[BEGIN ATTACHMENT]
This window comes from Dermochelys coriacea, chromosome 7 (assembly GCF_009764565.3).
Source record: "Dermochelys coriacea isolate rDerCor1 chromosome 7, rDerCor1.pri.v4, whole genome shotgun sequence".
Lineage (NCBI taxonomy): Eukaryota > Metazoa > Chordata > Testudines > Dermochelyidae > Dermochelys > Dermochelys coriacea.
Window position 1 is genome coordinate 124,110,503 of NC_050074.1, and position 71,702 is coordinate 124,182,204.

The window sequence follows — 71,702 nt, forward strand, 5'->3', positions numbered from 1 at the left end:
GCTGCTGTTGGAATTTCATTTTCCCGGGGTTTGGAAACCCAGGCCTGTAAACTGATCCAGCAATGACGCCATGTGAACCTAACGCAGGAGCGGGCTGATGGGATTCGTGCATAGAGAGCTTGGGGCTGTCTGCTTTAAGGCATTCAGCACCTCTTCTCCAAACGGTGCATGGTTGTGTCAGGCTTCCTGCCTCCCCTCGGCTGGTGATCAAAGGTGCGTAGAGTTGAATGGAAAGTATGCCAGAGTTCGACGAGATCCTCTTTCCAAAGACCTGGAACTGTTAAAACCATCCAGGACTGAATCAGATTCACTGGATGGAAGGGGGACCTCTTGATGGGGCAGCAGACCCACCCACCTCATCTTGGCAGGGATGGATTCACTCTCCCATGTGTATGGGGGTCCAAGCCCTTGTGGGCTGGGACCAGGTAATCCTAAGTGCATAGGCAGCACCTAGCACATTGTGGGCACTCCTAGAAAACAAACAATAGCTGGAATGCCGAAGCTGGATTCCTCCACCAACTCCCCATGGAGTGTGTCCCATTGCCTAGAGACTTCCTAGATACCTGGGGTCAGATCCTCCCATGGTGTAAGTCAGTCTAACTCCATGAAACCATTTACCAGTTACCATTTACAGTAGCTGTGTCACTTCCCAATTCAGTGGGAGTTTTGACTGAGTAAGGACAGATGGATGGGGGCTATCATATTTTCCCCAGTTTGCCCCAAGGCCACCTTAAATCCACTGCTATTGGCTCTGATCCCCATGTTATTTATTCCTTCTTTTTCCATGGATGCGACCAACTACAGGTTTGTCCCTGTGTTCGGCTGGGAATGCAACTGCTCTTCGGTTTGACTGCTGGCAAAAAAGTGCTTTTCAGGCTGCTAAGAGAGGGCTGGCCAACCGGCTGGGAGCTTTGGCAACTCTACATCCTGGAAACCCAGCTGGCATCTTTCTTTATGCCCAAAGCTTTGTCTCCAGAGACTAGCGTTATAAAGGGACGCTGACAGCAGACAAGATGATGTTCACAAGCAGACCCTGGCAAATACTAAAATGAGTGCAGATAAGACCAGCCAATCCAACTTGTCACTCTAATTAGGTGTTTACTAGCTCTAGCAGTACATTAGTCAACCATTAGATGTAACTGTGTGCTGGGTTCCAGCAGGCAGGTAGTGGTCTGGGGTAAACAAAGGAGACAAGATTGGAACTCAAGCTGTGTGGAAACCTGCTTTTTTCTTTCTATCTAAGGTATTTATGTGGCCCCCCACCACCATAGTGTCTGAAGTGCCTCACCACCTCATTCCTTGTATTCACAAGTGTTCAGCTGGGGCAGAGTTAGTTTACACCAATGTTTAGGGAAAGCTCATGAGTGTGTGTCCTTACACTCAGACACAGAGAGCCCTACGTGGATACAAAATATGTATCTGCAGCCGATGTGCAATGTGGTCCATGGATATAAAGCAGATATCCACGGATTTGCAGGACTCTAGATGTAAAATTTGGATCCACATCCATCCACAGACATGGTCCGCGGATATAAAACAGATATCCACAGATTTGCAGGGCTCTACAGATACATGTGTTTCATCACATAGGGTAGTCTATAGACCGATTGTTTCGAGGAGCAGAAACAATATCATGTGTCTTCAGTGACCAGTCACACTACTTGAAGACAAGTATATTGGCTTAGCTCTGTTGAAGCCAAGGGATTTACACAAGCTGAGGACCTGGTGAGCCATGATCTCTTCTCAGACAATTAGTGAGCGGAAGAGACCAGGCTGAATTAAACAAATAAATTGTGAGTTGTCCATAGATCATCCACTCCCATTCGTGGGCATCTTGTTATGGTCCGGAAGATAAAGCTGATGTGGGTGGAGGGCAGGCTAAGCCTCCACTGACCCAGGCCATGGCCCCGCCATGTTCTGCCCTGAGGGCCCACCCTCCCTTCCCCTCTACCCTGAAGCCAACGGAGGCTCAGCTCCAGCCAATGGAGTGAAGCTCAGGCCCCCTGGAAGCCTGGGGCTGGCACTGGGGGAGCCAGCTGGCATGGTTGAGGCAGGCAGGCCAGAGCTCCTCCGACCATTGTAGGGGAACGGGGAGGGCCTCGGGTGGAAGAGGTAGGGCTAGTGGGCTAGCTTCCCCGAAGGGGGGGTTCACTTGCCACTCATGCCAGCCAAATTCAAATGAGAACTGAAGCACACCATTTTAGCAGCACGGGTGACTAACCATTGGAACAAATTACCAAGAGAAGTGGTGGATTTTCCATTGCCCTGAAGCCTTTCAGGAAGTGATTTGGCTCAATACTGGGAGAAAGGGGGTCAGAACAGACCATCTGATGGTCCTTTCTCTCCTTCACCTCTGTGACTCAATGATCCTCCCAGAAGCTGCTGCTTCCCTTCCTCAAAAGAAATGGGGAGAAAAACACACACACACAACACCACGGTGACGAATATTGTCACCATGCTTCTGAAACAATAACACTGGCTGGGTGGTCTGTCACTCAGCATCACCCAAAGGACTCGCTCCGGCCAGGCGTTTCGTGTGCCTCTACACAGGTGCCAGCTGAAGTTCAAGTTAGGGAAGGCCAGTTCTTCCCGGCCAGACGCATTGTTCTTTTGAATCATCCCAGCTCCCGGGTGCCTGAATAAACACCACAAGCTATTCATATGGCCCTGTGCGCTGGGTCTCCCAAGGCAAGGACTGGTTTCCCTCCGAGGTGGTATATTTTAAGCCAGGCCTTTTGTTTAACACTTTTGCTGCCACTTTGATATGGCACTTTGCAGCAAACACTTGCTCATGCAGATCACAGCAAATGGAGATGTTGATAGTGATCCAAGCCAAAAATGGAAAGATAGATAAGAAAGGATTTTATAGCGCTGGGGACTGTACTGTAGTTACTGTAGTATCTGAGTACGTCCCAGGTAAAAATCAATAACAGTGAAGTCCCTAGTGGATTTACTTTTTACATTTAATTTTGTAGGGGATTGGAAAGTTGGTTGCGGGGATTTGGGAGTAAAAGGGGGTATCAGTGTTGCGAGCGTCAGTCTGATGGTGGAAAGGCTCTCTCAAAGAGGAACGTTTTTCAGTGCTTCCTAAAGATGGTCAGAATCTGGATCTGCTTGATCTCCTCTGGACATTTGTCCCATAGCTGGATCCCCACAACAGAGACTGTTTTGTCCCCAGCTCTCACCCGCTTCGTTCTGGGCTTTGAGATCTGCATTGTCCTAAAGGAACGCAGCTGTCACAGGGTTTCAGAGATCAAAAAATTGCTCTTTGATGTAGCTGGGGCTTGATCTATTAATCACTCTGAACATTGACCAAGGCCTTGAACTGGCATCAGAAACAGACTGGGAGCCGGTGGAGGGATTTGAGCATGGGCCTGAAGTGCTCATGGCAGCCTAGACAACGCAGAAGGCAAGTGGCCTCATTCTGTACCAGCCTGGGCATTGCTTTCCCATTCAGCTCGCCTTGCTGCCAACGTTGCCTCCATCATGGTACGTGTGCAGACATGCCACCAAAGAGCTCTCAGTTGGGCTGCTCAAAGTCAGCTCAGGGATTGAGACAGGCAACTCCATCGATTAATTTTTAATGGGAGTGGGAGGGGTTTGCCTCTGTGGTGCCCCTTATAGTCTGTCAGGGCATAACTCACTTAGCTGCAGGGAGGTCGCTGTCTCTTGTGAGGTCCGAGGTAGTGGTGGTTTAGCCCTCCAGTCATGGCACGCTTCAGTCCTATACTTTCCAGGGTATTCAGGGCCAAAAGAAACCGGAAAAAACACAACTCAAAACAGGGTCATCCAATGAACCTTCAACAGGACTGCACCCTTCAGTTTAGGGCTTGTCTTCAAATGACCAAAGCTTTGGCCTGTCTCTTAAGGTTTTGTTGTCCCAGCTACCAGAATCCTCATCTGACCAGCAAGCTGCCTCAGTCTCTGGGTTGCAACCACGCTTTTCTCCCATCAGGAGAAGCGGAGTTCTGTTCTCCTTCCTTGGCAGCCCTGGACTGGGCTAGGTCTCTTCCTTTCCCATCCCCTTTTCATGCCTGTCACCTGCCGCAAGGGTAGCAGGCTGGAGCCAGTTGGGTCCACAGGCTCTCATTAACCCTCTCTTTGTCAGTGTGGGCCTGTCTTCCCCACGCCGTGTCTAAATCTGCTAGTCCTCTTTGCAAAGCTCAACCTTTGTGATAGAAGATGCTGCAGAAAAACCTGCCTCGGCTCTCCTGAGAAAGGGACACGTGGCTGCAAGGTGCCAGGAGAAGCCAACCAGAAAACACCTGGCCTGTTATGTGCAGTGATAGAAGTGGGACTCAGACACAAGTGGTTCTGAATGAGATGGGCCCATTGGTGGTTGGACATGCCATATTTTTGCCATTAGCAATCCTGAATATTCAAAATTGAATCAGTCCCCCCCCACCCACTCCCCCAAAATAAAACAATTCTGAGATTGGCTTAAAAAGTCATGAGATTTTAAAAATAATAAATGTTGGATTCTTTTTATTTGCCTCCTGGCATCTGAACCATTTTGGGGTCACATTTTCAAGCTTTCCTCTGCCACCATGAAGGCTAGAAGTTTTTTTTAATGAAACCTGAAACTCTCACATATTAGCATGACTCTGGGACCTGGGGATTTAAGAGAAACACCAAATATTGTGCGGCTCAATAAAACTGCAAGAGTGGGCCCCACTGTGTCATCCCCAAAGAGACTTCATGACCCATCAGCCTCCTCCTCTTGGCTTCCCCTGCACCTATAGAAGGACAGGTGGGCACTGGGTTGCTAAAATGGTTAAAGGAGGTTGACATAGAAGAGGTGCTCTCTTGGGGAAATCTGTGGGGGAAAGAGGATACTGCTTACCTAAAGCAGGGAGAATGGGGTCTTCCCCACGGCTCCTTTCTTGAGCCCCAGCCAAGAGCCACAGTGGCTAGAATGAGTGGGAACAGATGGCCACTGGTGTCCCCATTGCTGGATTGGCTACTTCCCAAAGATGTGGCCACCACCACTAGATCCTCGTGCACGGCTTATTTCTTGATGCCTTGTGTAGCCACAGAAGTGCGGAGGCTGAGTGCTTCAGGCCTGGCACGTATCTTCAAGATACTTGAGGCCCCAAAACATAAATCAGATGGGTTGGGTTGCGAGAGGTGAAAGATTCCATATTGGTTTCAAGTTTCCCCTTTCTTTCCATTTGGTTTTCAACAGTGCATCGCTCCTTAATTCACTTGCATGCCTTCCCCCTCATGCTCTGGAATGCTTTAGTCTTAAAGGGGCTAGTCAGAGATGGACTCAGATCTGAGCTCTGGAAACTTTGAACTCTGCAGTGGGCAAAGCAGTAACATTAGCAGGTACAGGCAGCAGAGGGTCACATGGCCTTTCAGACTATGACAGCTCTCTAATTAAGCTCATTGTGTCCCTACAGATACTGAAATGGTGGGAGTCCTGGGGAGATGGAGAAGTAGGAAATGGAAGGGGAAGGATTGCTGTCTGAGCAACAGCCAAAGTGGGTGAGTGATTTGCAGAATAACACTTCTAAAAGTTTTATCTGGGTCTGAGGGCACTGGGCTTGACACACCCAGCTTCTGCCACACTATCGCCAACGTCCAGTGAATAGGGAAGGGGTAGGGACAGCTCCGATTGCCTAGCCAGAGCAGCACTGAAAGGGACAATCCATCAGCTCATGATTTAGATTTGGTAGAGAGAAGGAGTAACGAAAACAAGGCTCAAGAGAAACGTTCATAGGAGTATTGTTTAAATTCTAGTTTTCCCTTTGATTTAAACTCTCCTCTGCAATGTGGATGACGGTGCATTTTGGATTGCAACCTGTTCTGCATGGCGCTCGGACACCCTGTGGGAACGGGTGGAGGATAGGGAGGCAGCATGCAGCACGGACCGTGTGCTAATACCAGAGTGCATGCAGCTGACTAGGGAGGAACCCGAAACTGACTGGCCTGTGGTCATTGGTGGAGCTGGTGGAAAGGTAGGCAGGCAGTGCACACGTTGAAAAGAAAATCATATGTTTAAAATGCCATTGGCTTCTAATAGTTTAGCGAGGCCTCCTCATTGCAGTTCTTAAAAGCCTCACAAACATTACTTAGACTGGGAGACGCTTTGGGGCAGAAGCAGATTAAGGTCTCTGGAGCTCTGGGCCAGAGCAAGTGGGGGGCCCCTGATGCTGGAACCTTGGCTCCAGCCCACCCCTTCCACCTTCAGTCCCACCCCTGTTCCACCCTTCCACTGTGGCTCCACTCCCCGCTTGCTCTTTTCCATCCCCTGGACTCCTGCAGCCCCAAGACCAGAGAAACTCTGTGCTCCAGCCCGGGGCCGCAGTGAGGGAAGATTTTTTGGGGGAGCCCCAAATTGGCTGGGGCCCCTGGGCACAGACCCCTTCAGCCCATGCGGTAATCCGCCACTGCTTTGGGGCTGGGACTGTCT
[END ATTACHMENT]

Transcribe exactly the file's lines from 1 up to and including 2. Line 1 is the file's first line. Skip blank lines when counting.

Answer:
This window comes from Dermochelys coriacea, chromosome 7 (assembly GCF_009764565.3).
Source record: "Dermochelys coriacea isolate rDerCor1 chromosome 7, rDerCor1.pri.v4, whole genome shotgun sequence".